Terhune leads, but Position 3 race could be a real squeaker

This one could take awhile.

Based on unofficial election results from Tuesday’s special election,

the Tigard-Tualatin School District will see at least two of its three incumbents returning to the district office this fall.

Dana TerhuneBut for incumbent Dana Terhune, things are too close to call after battling three candidates in her search for a second term.

Terhune, who was first elected to the board in 2009, faced fierce competition on election night and is currently leading the race with about 38 percent of the vote, followed closely by Tigard resident John Goodhouse, with 35 percent, based on early results from both Washington and Clackamas county election offices.

It’s a difference of less than 300 votes, and with roughly 3,000 votes still uncounted across the county, Goodhouse said he’s not ready to admit defeat just yet.

“A lot of people conceded on Tuesday night, but part of me is holding out and waiting to see what happens,” Goodhouse said.

John GoodhouseMore definitive numbers should be in place by Friday, according to the Washington County election’s office. Results aren’t official until they are certified by the secretary of state’s office in June.

Gooodhouse said the tight race signifies a broken model of education.

“In a sense, schools need to be more of a business model,” Goodhouse said. “Each family is a client, and schools need to figure out what they can do to meet our customers’ needs, instead of being a monopoly and saying, ‘Here’s our product.’”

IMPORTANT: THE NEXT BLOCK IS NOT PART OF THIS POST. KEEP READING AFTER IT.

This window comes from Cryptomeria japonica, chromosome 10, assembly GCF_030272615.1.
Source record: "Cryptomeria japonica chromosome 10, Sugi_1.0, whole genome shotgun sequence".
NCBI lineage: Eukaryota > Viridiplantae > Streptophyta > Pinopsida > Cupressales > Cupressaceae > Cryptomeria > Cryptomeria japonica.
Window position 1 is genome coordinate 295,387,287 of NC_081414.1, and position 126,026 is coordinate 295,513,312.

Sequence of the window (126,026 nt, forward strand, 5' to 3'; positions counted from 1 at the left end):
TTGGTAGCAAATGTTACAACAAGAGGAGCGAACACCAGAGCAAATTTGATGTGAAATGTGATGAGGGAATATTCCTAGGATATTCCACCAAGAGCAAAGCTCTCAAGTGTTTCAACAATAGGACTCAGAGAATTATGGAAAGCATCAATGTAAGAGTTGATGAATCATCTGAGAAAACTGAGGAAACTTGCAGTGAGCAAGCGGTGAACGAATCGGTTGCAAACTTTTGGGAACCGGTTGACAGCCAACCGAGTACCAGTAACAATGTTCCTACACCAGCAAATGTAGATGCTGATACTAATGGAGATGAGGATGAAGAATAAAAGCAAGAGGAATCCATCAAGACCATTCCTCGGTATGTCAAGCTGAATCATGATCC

Terhune said the close race symbolizes the need of the board to better communicate what with the public, which often only interacts with the School Board when it makes cuts to programs.

“It’s an eye-opener for me,” she said. “I need to figure out how communicating with people would work best for me.”

During the campaign, Terhune suggested monthly meetings with parents and staff to get an update on what she, and the rest of the board, are working on.

But budget cuts will still be a reality in the district for the next few years, Terhune said, with an uncertain budget future on the horizon.

“We looked at what was so essential that we can’t cut it, and we’ve moved past that now. Now we’re cutting the essentials,” she added.

Terhune said the situation is like trying to cut off a finger. “Now we’re asking, ‘Maybe a pinky is not quite as important as an index finger.’ I don’t know about you, but I use all my fingers. I don’t think people have an appreciation of where we truly are.”

The candidates were fighting for an open seat in Position 3 on the School Board.

Each of the candidates brought something different to the table: Terhune, the incumbent, spent four years learning the ins and outs of how the district functions and said she wanted to continue work she had set out to do in 2009, when she was first elected.

Goodhouse, who ran unsuccessfully for the Tigard City Council in 2010 and the Oregon House of Representatives in 2012, had name recognition on his side. A strong advocate for charter schools and voucher programs, Goodhouse campaigned on a plan to encourage competition among schools in the district and expanding relationships with local businesses to teach students a trade that they can take with them into the real world.

Goodhouse said he still hopes to make it to the Legislature eventually, but decided to run for School Board because many of his plans for Salem involved education.

Coming in third in the race is corporate attorney David Matheson, who said he wanted to improve communication between parents and the district and bring more voices and perspectives to the table when considering options.

A fourth candidate, William Barber, appeared on the ballot but pulled out of the race in March. He claimed roughly 3 percent of Tuesday’s vote.

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